For example, if your partner complains that you are critical of them, and you’ve heard this before then it’s best to work on this pattern first instead of moving on to another relationship that might bring out the same issues.

  1. What can I change to make this a better relationship? Am I willing to do that?

Of course, both partners need to work on the relationship in order to make it better. That being said, sometimes when one partner is very committed to making that change, it can influence the other partner towards being more committed.

  1. In good moments between us, how much love and affection do I feel towards my partner?

All couples go through highs and lows. In your good moments do you feel close to your partner and in love, or do you feel distant? In other words, how much “glue” does your relationship have? Again, try rating it on a scale of 1-10.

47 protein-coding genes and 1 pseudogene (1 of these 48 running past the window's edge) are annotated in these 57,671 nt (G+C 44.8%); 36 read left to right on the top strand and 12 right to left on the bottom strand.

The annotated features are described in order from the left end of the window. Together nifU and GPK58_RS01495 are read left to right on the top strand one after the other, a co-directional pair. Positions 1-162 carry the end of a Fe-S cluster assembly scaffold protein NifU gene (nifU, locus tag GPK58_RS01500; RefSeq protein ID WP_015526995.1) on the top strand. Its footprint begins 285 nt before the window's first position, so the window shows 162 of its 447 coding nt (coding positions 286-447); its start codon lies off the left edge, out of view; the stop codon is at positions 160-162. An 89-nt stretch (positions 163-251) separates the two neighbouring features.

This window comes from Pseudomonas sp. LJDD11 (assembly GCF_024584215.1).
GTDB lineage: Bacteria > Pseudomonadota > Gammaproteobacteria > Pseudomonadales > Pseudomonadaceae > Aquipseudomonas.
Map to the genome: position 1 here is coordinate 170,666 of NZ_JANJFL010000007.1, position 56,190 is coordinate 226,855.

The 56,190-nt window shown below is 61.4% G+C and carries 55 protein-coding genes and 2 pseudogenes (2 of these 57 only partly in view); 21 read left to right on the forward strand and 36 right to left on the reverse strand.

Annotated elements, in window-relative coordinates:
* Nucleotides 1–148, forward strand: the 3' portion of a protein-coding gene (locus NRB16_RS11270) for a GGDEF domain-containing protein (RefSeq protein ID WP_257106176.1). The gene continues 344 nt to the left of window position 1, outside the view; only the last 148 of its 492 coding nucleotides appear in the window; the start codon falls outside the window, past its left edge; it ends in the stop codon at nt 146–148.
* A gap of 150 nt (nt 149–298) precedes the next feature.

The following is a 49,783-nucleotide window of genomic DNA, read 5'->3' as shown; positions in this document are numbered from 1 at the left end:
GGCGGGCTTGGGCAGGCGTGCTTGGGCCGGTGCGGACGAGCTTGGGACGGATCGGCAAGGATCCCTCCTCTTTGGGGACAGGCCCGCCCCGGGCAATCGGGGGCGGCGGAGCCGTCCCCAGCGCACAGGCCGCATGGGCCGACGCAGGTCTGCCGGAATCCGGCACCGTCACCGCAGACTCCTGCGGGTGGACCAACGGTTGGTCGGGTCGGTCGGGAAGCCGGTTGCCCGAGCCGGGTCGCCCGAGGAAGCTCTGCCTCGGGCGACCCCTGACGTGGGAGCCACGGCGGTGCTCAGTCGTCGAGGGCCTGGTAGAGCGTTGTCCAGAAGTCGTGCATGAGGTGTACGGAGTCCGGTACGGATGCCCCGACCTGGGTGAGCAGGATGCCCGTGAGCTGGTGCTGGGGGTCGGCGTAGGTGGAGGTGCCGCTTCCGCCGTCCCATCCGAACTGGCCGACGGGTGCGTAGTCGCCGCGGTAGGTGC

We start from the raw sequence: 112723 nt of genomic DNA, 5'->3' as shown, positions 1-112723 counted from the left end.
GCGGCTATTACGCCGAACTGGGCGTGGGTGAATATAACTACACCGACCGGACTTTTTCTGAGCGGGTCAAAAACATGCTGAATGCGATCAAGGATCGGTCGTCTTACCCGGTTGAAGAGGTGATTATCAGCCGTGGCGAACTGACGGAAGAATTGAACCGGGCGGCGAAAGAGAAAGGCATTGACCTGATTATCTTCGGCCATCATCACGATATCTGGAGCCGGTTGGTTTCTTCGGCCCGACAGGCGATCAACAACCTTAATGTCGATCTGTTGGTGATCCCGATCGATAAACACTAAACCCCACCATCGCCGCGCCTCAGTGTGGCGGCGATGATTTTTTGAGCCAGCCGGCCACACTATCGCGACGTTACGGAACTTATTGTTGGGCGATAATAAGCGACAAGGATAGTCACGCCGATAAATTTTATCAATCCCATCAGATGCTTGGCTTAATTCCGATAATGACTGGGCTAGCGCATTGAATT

1. What is the cost of me leaving?

If you and your partner are married, have children together, or have been in a relationship a long time these are factors to heavily consider.

Outside help

When we are under stress and feel challenged by our relationship, it can be difficult to answer these questions. If you are considering a breakup or divorce, it’s worth taking advantage of all the resources out there. A couples counselor or an online course can assist both of you in getting a better understanding of your relationship. Individual counseling can help to give you space to reflect. You’ll be able to see with clearer eyes what is happening in your relationship so that you can determine the best course of action.